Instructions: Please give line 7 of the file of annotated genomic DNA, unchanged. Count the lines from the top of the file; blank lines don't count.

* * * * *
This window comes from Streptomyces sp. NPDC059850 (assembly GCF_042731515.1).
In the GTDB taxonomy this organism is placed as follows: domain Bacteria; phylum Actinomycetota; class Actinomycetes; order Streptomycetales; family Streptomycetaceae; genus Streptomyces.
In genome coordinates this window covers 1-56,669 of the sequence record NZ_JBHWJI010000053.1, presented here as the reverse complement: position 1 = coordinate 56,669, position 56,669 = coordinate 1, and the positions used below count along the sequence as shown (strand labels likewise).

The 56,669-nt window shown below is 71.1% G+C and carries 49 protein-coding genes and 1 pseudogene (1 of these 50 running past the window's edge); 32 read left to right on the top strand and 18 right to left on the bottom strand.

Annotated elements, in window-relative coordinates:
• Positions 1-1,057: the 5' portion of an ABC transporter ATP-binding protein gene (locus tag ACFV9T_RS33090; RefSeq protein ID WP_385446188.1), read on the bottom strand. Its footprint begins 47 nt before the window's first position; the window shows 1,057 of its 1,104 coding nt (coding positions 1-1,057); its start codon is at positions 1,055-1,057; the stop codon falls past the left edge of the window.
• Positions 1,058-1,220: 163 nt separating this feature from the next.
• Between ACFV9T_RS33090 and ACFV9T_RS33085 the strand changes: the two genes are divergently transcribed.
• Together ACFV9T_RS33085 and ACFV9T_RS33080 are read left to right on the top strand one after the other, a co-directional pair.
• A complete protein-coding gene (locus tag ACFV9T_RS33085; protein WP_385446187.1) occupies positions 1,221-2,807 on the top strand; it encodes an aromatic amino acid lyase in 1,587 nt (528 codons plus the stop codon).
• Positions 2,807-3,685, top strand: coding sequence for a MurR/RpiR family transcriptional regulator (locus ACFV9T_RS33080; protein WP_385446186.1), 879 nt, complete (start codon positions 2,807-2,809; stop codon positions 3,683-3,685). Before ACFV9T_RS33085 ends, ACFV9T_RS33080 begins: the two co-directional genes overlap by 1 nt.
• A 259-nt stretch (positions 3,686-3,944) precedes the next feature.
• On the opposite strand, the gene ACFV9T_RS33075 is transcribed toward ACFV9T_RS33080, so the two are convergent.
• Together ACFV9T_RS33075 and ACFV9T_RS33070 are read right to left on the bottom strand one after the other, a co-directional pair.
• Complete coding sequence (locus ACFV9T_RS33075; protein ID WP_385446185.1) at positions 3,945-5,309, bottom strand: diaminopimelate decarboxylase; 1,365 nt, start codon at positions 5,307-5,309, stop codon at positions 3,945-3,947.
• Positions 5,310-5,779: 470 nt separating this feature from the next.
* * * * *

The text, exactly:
• Positions 1,058-1,220: 163 nt separating this feature from the next.